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Sports, Jobs, and Taxes: The Economic Impact of Sports Teams and Stadiums
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20 of 21 people found the following review helpful
on July 15, 2000
Andrew Zimbalist is back with his newest book on the economics of sports, Sports, Jobs, and Taxes. After writing Baseball to Billions, the Smith College professor returns with this publication on the effects of building stadiums in major markets. Zimbalist co-edits the book with Roger G. Noll, a director of the Public Policy Program at Stanford University. The two men examine many different cities and their various plans that involved new sports facilities. Using a dizzying assault of numbers and statistics, Sports, Jobs, and Taxes proves case by case how employment, taxes and urban development were either unaffected or negatively influenced by the facilities built in the respective cities. While such examples as Minneapolis, Chicago, and Cincinnati display evidence to support the editors' theories, the repetitiveness of these chapters' points begin to wear on the reader. Still, one comes away fully understanding what is continually stressed by Zimbalist and Noll. Sports facilities and the teams that play in them do not enhance local economies, do little for job creation, and never make up for the cost of higher taxes.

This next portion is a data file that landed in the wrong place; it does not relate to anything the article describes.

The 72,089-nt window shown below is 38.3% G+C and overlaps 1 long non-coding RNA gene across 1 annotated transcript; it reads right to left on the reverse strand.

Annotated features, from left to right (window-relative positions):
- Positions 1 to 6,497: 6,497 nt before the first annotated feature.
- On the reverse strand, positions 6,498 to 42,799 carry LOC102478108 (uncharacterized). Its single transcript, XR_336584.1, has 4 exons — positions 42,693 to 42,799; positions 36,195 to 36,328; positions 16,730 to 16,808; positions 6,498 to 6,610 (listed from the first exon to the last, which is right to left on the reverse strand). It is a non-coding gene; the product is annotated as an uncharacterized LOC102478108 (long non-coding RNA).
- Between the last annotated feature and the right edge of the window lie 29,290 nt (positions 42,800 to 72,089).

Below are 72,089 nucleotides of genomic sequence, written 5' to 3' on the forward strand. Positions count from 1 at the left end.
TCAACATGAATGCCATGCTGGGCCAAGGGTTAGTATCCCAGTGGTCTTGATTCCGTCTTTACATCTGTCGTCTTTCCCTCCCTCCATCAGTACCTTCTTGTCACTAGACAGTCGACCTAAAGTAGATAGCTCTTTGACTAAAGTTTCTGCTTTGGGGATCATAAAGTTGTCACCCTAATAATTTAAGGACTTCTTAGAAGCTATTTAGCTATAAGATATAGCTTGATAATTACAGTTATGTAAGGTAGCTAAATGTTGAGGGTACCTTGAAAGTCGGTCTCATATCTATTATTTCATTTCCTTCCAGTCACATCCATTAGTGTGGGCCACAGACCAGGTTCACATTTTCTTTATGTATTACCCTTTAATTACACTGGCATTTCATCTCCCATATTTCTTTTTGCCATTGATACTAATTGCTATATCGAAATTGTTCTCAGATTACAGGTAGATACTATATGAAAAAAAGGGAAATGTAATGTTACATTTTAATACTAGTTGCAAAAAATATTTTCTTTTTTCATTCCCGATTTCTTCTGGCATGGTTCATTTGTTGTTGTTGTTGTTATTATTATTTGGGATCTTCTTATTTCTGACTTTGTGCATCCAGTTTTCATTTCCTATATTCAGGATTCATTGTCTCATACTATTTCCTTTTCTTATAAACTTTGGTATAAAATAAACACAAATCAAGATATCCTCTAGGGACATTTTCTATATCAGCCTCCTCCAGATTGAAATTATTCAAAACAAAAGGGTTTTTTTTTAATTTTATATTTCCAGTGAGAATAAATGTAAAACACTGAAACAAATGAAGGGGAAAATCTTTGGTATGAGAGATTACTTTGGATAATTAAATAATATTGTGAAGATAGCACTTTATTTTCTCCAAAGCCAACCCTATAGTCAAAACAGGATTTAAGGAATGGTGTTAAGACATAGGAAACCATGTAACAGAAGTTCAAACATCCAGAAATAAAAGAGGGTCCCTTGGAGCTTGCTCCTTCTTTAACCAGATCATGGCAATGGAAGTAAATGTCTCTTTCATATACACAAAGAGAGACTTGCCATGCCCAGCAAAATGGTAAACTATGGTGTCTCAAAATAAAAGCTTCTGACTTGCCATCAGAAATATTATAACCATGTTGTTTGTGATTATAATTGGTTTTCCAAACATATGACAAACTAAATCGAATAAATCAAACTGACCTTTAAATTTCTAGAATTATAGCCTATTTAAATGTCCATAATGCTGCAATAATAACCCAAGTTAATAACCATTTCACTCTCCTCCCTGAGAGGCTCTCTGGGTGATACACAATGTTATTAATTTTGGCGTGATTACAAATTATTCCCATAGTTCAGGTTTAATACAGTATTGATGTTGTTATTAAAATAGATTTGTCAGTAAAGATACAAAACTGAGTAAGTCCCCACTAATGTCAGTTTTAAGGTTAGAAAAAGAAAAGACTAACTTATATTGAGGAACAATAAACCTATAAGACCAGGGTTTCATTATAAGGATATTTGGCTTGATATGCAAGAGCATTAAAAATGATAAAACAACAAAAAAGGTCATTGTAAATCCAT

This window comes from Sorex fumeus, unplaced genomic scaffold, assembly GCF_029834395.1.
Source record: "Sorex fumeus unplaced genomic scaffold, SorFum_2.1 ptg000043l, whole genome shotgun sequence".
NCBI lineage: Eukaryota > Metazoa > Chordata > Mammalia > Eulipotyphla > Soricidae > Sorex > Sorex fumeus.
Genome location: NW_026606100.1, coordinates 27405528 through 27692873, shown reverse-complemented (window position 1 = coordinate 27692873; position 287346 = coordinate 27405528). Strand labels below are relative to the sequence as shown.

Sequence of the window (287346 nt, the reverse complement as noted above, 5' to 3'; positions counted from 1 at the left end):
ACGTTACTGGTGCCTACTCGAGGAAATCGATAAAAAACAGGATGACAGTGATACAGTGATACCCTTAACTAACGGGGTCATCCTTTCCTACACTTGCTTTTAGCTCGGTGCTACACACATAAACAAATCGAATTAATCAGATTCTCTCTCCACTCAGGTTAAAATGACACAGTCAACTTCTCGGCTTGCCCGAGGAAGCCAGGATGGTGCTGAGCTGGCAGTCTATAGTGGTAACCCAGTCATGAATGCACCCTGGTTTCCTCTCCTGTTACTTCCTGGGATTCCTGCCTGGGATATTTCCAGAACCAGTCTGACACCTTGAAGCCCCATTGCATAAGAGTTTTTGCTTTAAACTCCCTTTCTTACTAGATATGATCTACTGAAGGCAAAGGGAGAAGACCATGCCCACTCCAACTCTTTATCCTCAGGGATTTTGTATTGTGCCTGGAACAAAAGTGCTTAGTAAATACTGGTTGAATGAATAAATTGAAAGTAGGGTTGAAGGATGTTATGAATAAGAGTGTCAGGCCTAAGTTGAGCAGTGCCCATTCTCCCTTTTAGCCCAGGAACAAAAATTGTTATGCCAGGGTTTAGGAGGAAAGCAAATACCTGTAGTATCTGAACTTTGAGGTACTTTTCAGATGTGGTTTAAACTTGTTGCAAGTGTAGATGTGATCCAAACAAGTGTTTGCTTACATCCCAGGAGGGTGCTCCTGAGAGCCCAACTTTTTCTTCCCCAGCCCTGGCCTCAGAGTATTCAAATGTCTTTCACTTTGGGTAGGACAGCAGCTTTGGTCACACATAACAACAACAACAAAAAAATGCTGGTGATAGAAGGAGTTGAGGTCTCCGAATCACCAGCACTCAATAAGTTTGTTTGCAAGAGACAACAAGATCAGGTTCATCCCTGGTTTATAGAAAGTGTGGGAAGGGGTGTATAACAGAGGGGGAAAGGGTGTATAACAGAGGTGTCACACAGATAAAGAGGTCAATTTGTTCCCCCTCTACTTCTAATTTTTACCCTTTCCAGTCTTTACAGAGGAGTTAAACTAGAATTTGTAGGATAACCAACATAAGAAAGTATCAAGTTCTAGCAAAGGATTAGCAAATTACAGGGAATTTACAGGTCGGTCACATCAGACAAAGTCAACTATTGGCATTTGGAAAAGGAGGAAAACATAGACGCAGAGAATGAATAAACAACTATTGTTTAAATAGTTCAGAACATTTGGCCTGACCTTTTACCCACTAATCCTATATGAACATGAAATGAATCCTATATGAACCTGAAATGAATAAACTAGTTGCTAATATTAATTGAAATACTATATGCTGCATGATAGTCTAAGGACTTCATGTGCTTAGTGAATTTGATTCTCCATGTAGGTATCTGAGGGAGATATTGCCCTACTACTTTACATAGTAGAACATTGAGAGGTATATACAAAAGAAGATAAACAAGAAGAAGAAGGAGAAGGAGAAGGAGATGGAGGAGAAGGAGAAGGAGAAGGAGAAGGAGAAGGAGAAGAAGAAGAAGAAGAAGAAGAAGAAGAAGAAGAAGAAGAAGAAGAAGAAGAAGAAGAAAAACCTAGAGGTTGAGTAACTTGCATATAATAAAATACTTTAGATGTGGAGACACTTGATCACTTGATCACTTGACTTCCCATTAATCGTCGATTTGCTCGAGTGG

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3 of 6 people found the following review helpful
on February 1, 2006
I used this as the backbone of my senior paper in college. However, I found that the authors did quite a bit of stretching to say that "no impact could be found". My own research has concluded that stadia can not be evaluated in purely economic terms as they chose to do.

That said, this book is good for grounding readers in a number of case studies, and should provide a road map to stadium advocates as to the flaws in previous proposals.
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